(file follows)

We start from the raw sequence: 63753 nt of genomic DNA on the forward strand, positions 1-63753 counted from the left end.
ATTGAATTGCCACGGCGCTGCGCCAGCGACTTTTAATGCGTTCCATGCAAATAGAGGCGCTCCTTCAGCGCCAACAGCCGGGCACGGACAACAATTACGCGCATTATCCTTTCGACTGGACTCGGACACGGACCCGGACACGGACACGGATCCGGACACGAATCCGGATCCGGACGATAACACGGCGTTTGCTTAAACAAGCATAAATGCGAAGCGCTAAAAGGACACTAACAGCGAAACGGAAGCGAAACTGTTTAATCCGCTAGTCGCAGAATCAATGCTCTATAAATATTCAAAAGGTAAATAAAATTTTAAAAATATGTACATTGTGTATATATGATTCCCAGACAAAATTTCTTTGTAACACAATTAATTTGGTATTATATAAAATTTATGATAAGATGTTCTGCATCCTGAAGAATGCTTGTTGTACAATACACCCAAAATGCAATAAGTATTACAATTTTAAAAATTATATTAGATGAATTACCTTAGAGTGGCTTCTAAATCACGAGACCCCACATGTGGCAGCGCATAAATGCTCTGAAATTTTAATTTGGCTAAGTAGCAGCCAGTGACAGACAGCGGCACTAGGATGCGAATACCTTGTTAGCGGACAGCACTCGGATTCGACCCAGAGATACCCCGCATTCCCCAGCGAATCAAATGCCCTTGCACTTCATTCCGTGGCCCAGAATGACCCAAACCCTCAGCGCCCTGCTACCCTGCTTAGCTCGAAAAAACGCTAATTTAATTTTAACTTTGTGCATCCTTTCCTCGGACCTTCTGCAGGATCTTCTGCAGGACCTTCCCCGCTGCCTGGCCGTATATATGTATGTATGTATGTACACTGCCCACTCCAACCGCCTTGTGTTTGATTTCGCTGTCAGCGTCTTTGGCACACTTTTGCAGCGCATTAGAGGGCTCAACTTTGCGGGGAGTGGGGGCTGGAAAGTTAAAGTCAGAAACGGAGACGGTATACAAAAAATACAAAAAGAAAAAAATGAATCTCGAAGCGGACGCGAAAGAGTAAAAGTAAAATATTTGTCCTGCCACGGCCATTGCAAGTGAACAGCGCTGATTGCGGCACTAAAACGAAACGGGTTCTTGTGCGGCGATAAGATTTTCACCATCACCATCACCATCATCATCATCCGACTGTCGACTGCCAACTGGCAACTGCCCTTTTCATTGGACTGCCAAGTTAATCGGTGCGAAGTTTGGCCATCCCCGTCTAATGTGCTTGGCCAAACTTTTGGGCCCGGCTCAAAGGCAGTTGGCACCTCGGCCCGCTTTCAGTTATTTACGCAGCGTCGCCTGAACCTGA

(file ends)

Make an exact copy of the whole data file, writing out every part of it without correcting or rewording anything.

We start from the raw sequence: 63753 nt of genomic DNA on the forward strand, positions 1-63753 counted from the left end.
ATTGAATTGCCACGGCGCTGCGCCAGCGACTTTTAATGCGTTCCATGCAAATAGAGGCGCTCCTTCAGCGCCAACAGCCGGGCACGGACAACAATTACGCGCATTATCCTTTCGACTGGACTCGGACACGGACCCGGACACGGACACGGATCCGGACACGAATCCGGATCCGGACGATAACACGGCGTTTGCTTAAACAAGCATAAATGCGAAGCGCTAAAAGGACACTAACAGCGAAACGGAAGCGAAACTGTTTAATCCGCTAGTCGCAGAATCAATGCTCTATAAATATTCAAAAGGTAAATAAAATTTTAAAAATATGTACATTGTGTATATATGATTCCCAGACAAAATTTCTTTGTAACACAATTAATTTGGTATTATATAAAATTTATGATAAGATGTTCTGCATCCTGAAGAATGCTTGTTGTACAATACACCCAAAATGCAATAAGTATTACAATTTTAAAAATTATATTAGATGAATTACCTTAGAGTGGCTTCTAAATCACGAGACCCCACATGTGGCAGCGCATAAATGCTCTGAAATTTTAATTTGGCTAAGTAGCAGCCAGTGACAGACAGCGGCACTAGGATGCGAATACCTTGTTAGCGGACAGCACTCGGATTCGACCCAGAGATACCCCGCATTCCCCAGCGAATCAAATGCCCTTGCACTTCATTCCGTGGCCCAGAATGACCCAAACCCTCAGCGCCCTGCTACCCTGCTTAGCTCGAAAAAACGCTAATTTAATTTTAACTTTGTGCATCCTTTCCTCGGACCTTCTGCAGGATCTTCTGCAGGACCTTCCCCGCTGCCTGGCCGTATATATGTATGTATGTATGTACACTGCCCACTCCAACCGCCTTGTGTTTGATTTCGCTGTCAGCGTCTTTGGCACACTTTTGCAGCGCATTAGAGGGCTCAACTTTGCGGGGAGTGGGGGCTGGAAAGTTAAAGTCAGAAACGGAGACGGTATACAAAAAATACAAAAAGAAAAAAATGAATCTCGAAGCGGACGCGAAAGAGTAAAAGTAAAATATTTGTCCTGCCACGGCCATTGCAAGTGAACAGCGCTGATTGCGGCACTAAAACGAAACGGGTTCTTGTGCGGCGATAAGATTTTCACCATCACCATCACCATCATCATCATCCGACTGTCGACTGCCAACTGGCAACTGCCCTTTTCATTGGACTGCCAAGTTAATCGGTGCGAAGTTTGGCCATCCCCGTCTAATGTGCTTGGCCAAACTTTTGGGCCCGGCTCAAAGGCAGTTGGCACCTCGGCCCGCTTTCAGTTATTTACGCAGCGTCGCCTGAACCTGA